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Updated: Wilder Ranch (Enchanted Loop via Wild Boar Trail)
May 22, 2022

The ride update I'm posting today is another one that carries more importance than its scale would suggest. Wilder Ranch is easily on my list of all time favorite ride locations and the ride that's receiving this update today is my favorite route here. I'm under the impression that many others share these sentiments too. In mid-2019, a new stretch of singletrack was opened to the public at Wilder. Taking on both the name and the role of the lower reaches of Engelsmans Loop Trail, this new trail has changed a part of the park's trail network that the majority of bikers use for accessing the rest of the park. I hadn't reflected this change on my site yet. Today's update takes care of that. Along with this, though, I have also added Cowboy Loop into this ride's route with this change. This effectively makes this route "the whole enchilada" ride for me at Wilder. That's not because it covers all the trails in the park, but it does cover nearly all the singletrack that allows bikes and includes all of my favorite stretches. Of course, a bonus of the addition of both the new singletrack stretch on Engelsmans Loop and the inclusion of the singletrack Cowboy Loop Trail is that the ride's singletrack trail percentage has also been boosted from an already admirable 64% to an even more impressive 72% now. So, who says everything always keeps getting worse!

New ride: King Ridge Loop
May 5, 2022

The description text of the ride I've added to the site today is very likely to be the longest description to date of any ride on the site. Not only that, but I think the photo set of the ride is also the largest one, with 129 shots. As you might expect based on these, this one is a pretty long ride. But I think the bigger part of the reason for this is that this ride is a pretty big deal.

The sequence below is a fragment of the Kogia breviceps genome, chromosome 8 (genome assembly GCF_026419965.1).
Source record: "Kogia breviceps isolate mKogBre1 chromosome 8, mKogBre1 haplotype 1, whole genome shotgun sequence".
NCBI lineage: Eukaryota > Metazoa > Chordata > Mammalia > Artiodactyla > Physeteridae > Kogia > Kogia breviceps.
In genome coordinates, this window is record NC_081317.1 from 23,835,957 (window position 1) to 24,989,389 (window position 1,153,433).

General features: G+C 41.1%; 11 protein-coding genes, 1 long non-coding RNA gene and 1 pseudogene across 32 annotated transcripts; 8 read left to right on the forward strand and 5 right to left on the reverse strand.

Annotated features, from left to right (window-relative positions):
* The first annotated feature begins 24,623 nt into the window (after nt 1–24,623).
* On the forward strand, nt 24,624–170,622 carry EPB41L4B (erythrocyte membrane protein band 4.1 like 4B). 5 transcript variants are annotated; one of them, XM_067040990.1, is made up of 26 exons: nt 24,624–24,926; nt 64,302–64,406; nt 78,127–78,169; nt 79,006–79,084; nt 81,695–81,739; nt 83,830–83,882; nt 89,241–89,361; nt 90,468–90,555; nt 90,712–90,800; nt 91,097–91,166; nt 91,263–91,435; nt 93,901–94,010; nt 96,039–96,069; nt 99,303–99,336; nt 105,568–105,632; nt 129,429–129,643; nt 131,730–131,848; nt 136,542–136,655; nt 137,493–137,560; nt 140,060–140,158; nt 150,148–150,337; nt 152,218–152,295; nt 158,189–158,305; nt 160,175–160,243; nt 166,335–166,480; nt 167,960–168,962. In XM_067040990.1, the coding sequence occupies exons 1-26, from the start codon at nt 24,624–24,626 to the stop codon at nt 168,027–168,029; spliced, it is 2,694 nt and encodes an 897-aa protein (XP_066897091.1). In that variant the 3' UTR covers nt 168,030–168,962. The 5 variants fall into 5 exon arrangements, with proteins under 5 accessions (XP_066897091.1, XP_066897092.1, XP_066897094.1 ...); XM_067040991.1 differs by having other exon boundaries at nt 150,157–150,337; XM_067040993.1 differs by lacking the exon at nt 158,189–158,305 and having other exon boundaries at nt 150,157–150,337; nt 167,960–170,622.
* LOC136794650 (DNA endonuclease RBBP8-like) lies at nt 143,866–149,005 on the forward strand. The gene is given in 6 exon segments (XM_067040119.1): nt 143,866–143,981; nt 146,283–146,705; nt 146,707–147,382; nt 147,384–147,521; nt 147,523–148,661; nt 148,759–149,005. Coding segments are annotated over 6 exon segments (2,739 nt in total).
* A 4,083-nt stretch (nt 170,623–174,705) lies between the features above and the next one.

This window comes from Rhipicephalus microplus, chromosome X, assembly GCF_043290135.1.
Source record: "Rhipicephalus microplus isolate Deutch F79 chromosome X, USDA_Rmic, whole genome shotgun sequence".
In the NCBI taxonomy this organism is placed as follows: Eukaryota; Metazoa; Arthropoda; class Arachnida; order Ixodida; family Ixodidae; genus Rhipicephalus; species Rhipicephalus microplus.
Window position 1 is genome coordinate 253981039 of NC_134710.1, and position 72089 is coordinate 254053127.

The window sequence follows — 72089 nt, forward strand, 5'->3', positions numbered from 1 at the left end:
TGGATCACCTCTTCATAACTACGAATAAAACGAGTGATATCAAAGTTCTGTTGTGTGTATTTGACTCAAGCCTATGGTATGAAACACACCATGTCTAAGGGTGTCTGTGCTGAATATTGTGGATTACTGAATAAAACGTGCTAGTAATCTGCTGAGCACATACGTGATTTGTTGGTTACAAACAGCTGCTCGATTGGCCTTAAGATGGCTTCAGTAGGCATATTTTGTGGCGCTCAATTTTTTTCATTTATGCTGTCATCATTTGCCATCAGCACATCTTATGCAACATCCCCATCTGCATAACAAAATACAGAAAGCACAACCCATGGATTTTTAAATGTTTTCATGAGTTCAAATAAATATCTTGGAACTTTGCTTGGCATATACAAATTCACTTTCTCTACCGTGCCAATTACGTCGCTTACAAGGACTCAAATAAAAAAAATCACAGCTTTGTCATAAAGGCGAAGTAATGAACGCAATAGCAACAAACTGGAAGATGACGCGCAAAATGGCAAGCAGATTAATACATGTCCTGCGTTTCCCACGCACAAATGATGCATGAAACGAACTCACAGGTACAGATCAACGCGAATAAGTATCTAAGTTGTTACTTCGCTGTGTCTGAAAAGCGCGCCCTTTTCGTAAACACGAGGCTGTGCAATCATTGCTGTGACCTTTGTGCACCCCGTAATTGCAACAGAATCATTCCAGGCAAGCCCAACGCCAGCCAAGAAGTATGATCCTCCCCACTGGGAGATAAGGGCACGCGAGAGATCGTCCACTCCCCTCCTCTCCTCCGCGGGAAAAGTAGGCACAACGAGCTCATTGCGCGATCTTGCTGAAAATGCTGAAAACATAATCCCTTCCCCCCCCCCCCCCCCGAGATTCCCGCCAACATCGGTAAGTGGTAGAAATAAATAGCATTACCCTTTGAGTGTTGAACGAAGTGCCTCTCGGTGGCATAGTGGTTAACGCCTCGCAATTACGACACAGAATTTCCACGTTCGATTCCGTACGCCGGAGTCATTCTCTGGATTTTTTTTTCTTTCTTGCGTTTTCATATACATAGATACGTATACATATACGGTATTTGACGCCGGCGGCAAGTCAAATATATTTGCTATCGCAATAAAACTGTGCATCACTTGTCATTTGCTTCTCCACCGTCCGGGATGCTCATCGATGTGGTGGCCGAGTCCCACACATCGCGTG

I've been familiar with this ride route for years and have been intimidated by the prospect of trying it for just as long. I had long felt that it has that combination of being a physically challenging route and being remote that means you'd better be sure you're really ready for it before taking it on. I'm not sure if I was in exceptionally good shape when I tried the ride, but I didn't think it was crazily tough in the end. The bigger deal for me by the time I tried the ride was its fame, which I came to realize more and more as I came closer to actually doing it. If you research the ride, it won't take long before you find accounts of this ride route loaded with superlatives. I'll let you see the details of that in my ride description. Suffice it to say that this is a ride that I feel I should have tried years earlier. I'm still glad that I haven't taken even longer than I have for trying it myself and posting it here.

Updated: Calero County Park
March 18, 2022

Today, I have a change that's relatively small in scope but probably pretty big in usefulness. I've fixed a couple of minor things about the Calero ride(s) on the site. The photos I used to show for the short (main) version of the ride until today were from a late summer ride that showed the landscape in its "yellowed" state. These are now replaced with a new set of images from a spring ride that shows everything nice and green. At the same time, the extended alternate version of the ride used to show a traversal of the big loop of the route in the opposite direction of the current pandemic one-way rule. That too is now fixed and both the basic and the extended versions of the ride are now in compliance with the pandemic one-way rule. Of course, the photo set of the alternate version of the ride is also updated to show things in the direction in which you'll be seeing them in the big loop, though I haven't done this using a separate unique photo set; I simply used the photos from the short ride to patch together the images for the extended one.

The reason I find this to be a change with potentially a big usefulness is because Calero has recently been enjoying quite a bit of popularity and it has certainly earned a place of honor on my shortlist of places to ride when there are inexperienced riders joining the group. Showing the ride with more appealing imagery and reflecting all of its information in the correct direction could only help in promoting its beauty and in reducing any potential mistakes.

New ride: Lassen National Park
March 6, 2022